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Platelets are small disc-shaped cell fragments which undergo a rapid transformation when they encounter vascular damage. They become more spherical and extrude pseudopodia, their fibrinogen receptors are activated, causing them to aggregate, they release their granule contents, and eventually form a plug which is responsible for primary haemostasis.(More)
The structure of interphase chromosomes, and in particular the changes in large-scale chromatin structure accompanying transcriptional activation, remain poorly characterized. Here we use light microscopy and in vivo immunogold labeling to directly visualize the interphase chromosome conformation of 1-2 Mbp chromatin domains formed by multi-copy BAC(More)
The whole-genome duplication 80 million years ago of the common ancestor of salmonids (salmonid-specific fourth vertebrate whole-genome duplication, Ss4R) provides unique opportunities to learn about the evolutionary fate of a duplicated vertebrate genome in 70 extant lineages. Here we present a high-quality genome assembly for Atlantic salmon (Salmo(More)
Hutchinson-Gilford progeria syndrome (HGPS) is caused by point mutations that increase utilization of an alternate splice donor site in exon 11 of LMNA (the gene encoding lamin C and prelamin A). The alternate splicing reduces transcripts for wild-type prelamin A and increases transcripts for a truncated prelamin A (progerin). Here, we show that antisense(More)
We have examined the expression of three paralogous Hox genes from E11.5 through E15.5 in the mouse spinal cord. These ages coincide with major phases of spinal cord neurogenesis, neuronal differentiation, cell migration, gliogenesis, and motor neuron cell death. The three genes, Hoxa10, Hoxc10, and Hoxd10, are all expressed in the lumbar spinal cord and(More)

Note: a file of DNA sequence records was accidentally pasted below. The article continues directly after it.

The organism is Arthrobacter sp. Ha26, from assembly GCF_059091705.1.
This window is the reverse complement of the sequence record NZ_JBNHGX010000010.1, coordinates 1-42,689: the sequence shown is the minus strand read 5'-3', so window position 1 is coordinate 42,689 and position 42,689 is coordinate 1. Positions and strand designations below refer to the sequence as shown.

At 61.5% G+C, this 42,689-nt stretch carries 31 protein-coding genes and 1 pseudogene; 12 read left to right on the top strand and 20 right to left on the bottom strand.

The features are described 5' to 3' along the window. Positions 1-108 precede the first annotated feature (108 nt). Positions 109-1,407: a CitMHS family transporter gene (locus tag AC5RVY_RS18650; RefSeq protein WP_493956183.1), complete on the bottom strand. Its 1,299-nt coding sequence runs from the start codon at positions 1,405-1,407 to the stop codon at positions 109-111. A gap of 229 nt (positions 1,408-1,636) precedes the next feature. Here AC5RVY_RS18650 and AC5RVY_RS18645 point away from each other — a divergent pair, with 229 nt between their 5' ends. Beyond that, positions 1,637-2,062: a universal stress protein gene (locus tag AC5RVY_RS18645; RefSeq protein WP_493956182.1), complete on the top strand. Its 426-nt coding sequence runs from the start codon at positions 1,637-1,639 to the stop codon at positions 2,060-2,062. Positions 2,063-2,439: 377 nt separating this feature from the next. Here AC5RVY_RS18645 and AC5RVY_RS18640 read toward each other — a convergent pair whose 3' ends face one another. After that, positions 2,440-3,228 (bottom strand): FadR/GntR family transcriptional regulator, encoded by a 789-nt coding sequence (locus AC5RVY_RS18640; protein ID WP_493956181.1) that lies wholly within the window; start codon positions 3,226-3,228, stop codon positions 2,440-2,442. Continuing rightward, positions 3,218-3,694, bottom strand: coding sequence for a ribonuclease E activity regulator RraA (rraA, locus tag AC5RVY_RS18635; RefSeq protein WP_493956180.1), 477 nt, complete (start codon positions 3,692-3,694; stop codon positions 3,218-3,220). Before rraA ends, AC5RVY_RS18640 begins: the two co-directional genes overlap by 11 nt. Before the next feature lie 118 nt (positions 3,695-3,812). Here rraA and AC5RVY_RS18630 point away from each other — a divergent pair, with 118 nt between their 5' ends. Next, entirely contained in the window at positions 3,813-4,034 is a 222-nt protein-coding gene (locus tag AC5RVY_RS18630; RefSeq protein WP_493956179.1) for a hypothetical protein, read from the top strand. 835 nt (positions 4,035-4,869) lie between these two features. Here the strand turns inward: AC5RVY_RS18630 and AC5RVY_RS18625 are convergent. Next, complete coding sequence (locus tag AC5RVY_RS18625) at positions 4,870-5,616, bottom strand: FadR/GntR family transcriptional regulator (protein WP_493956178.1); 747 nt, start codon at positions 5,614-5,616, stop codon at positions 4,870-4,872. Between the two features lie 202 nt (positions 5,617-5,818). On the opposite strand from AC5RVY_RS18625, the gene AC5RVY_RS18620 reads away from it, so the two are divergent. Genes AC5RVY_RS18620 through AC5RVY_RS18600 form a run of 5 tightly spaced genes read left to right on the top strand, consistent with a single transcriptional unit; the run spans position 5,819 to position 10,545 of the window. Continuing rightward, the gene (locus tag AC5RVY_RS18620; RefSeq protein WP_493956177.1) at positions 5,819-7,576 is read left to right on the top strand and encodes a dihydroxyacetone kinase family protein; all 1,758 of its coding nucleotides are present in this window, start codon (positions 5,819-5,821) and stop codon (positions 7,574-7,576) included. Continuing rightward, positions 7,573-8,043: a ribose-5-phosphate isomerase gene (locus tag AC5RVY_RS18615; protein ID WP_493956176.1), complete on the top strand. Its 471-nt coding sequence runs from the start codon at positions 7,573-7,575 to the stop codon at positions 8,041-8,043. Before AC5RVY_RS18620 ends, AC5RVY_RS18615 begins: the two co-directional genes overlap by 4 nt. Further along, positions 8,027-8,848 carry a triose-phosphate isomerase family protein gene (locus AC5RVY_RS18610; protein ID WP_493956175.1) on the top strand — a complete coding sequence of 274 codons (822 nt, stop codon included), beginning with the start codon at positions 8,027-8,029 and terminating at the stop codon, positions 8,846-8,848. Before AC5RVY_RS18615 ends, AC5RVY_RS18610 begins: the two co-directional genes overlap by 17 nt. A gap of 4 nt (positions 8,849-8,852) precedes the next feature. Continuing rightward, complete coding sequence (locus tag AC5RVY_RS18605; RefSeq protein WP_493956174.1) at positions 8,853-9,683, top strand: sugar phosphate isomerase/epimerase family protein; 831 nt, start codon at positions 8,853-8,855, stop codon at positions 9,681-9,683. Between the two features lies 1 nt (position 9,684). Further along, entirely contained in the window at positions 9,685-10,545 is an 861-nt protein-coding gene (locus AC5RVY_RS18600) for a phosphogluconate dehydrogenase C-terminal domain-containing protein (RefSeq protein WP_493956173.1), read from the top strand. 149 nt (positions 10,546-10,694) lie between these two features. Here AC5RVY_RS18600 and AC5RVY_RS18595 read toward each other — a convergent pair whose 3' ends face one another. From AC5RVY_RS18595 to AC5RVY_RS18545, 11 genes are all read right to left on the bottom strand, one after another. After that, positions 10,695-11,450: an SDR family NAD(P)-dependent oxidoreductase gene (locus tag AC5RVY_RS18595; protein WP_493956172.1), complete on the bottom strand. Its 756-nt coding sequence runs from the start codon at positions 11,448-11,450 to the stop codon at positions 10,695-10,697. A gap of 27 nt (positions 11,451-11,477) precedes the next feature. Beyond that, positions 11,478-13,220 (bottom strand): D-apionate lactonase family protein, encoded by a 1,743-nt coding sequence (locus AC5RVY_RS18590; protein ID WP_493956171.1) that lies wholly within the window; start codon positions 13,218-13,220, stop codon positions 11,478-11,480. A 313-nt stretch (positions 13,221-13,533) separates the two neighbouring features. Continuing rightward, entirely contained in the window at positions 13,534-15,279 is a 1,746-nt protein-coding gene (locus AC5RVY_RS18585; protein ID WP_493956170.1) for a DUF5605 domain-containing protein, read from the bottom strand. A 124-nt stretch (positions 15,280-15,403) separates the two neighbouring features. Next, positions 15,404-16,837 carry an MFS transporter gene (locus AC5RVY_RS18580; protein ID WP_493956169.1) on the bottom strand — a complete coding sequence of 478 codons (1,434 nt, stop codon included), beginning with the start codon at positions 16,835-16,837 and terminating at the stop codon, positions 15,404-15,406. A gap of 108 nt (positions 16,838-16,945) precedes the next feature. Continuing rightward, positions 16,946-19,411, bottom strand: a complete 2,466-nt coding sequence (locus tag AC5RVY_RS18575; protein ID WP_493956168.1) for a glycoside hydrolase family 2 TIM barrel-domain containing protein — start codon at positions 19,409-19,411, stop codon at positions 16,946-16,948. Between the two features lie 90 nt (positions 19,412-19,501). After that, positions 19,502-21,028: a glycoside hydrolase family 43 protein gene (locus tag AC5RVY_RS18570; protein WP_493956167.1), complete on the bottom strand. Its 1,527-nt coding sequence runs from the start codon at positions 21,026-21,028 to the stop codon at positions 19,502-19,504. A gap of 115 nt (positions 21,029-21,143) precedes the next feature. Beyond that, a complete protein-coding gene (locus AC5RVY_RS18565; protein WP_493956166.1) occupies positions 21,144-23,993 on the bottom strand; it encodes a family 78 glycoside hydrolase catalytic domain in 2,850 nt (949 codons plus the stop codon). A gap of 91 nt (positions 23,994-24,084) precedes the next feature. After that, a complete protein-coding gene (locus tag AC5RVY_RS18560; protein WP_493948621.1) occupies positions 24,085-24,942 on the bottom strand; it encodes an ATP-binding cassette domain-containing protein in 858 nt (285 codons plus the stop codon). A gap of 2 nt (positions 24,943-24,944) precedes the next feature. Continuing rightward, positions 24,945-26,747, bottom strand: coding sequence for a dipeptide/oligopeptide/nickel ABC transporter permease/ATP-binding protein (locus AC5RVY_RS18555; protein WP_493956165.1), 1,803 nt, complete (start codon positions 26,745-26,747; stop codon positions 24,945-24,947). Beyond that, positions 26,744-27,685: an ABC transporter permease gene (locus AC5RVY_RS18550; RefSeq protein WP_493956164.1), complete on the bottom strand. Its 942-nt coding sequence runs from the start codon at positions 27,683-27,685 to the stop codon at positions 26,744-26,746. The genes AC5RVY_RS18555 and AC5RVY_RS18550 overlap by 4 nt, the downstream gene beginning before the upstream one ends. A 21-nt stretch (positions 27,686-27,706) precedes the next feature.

Association and disassociation of gene loci with respect to specific nuclear compartments accompany changes in gene expression, yet little is known concerning the mechanisms by which this occurs or its functional consequences. Previously, we showed that tethering acidic activators to a peripheral chromosome site led to movement of the chromosome site away(More)
Iron (Fe) is an essential element for most organisms which must be obtained from the local environment. In the case of pathogenic bacteria, this fundamental element must be acquired from the fluids and tissues of the infected host. A variety of systems have evolved in bacteria for efficient acquisition of host-bound Fe. The gram-negative bacterium(More)
BACKGROUND High-throughput mutagenesis of the mammalian genome is a powerful means to facilitate analysis of gene function. Gene trapping in embryonic stem cells (ESCs) is the most widely used form of insertional mutagenesis in mammals. However, the rules governing its efficiency are not fully understood, and the effects of vector design on the likelihood(More)
Many mammalian genes localize near nuclear speckles, nuclear bodies enriched in ribonucleic acid-processing factors. In this paper, we dissect cis-elements required for nuclear speckle association of the heat shock protein 70 (Hsp70) locus. We show that speckle association is a general property of Hsp70 bacterial artificial chromosome transgenes,(More)
A mouse model with compromised mitochondrial fatty acid synthesis has been engineered in order to assess the role of this pathway in mitochondrial function and overall health. Reduction in the expression of mitochondrial malonyl CoA-acyl carrier protein transacylase, a key enzyme in the pathway encoded by the nuclear Mcat gene, was achieved to varying(More)